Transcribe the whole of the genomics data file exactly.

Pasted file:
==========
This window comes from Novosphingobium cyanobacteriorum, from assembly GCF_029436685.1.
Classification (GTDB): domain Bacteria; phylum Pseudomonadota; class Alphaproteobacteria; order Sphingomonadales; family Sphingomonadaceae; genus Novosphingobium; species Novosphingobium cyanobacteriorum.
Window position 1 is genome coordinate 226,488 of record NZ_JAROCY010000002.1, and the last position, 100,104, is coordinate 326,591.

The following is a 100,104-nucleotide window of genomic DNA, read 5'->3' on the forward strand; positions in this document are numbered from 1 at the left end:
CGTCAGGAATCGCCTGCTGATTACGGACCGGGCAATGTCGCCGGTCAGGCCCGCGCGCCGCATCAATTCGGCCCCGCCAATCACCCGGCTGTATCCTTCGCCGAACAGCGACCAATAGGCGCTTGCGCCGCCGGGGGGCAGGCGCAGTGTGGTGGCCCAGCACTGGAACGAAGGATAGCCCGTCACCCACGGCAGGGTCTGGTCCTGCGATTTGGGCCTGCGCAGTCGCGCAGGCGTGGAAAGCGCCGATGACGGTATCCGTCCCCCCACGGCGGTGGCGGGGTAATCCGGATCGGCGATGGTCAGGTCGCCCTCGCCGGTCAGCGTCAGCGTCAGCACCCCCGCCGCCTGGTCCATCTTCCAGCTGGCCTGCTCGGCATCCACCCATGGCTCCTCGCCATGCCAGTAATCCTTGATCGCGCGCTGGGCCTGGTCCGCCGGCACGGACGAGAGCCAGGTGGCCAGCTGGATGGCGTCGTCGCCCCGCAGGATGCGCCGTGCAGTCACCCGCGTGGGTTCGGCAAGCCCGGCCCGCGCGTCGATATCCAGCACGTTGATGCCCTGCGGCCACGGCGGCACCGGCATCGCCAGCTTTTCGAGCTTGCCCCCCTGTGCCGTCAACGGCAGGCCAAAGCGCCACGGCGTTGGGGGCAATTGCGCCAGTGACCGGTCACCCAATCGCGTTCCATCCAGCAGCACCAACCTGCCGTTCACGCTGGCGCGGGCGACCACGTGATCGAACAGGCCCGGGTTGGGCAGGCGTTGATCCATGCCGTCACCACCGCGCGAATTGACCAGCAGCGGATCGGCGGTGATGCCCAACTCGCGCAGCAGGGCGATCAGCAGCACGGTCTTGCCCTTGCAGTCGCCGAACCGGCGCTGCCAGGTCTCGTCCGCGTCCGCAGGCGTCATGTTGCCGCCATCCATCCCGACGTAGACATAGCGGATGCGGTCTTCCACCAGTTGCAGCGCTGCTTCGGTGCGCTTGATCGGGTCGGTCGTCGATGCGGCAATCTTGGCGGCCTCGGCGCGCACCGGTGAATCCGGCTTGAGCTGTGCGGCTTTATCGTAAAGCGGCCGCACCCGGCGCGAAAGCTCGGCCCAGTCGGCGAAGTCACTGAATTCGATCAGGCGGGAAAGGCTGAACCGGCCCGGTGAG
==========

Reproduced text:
This window comes from Novosphingobium cyanobacteriorum, from assembly GCF_029436685.1.
Classification (GTDB): domain Bacteria; phylum Pseudomonadota; class Alphaproteobacteria; order Sphingomonadales; family Sphingomonadaceae; genus Novosphingobium; species Novosphingobium cyanobacteriorum.
Window position 1 is genome coordinate 226,488 of record NZ_JAROCY010000002.1, and the last position, 100,104, is coordinate 326,591.

The following is a 100,104-nucleotide window of genomic DNA, read 5'->3' on the forward strand; positions in this document are numbered from 1 at the left end:
CGTCAGGAATCGCCTGCTGATTACGGACCGGGCAATGTCGCCGGTCAGGCCCGCGCGCCGCATCAATTCGGCCCCGCCAATCACCCGGCTGTATCCTTCGCCGAACAGCGACCAATAGGCGCTTGCGCCGCCGGGGGGCAGGCGCAGTGTGGTGGCCCAGCACTGGAACGAAGGATAGCCCGTCACCCACGGCAGGGTCTGGTCCTGCGATTTGGGCCTGCGCAGTCGCGCAGGCGTGGAAAGCGCCGATGACGGTATCCGTCCCCCCACGGCGGTGGCGGGGTAATCCGGATCGGCGATGGTCAGGTCGCCCTCGCCGGTCAGCGTCAGCGTCAGCACCCCCGCCGCCTGGTCCATCTTCCAGCTGGCCTGCTCGGCATCCACCCATGGCTCCTCGCCATGCCAGTAATCCTTGATCGCGCGCTGGGCCTGGTCCGCCGGCACGGACGAGAGCCAGGTGGCCAGCTGGATGGCGTCGTCGCCCCGCAGGATGCGCCGTGCAGTCACCCGCGTGGGTTCGGCAAGCCCGGCCCGCGCGTCGATATCCAGCACGTTGATGCCCTGCGGCCACGGCGGCACCGGCATCGCCAGCTTTTCGAGCTTGCCCCCCTGTGCCGTCAACGGCAGGCCAAAGCGCCACGGCGTTGGGGGCAATTGCGCCAGTGACCGGTCACCCAATCGCGTTCCATCCAGCAGCACCAACCTGCCGTTCACGCTGGCGCGGGCGACCACGTGATCGAACAGGCCCGGGTTGGGCAGGCGTTGATCCATGCCGTCACCACCGCGCGAATTGACCAGCAGCGGATCGGCGGTGATGCCCAACTCGCGCAGCAGGGCGATCAGCAGCACGGTCTTGCCCTTGCAGTCGCCGAACCGGCGCTGCCAGGTCTCGTCCGCGTCCGCAGGCGTCATGTTGCCGCCATCCATCCCGACGTAGACATAGCGGATGCGGTCTTCCACCAGTTGCAGCGCTGCTTCGGTGCGCTTGATCGGGTCGGTCGTCGATGCGGCAATCTTGGCGGCCTCGGCGCGCACCGGTGAATCCGGCTTGAGCTGTGCGGCTTTATCGTAAAGCGGCCGCACCCGGCGCGAAAGCTCGGCCCAGTCGGCGAAGTCACTGAATTCGATCAGGCGGGAAAGGCTGAACCGGCCCGGTGAG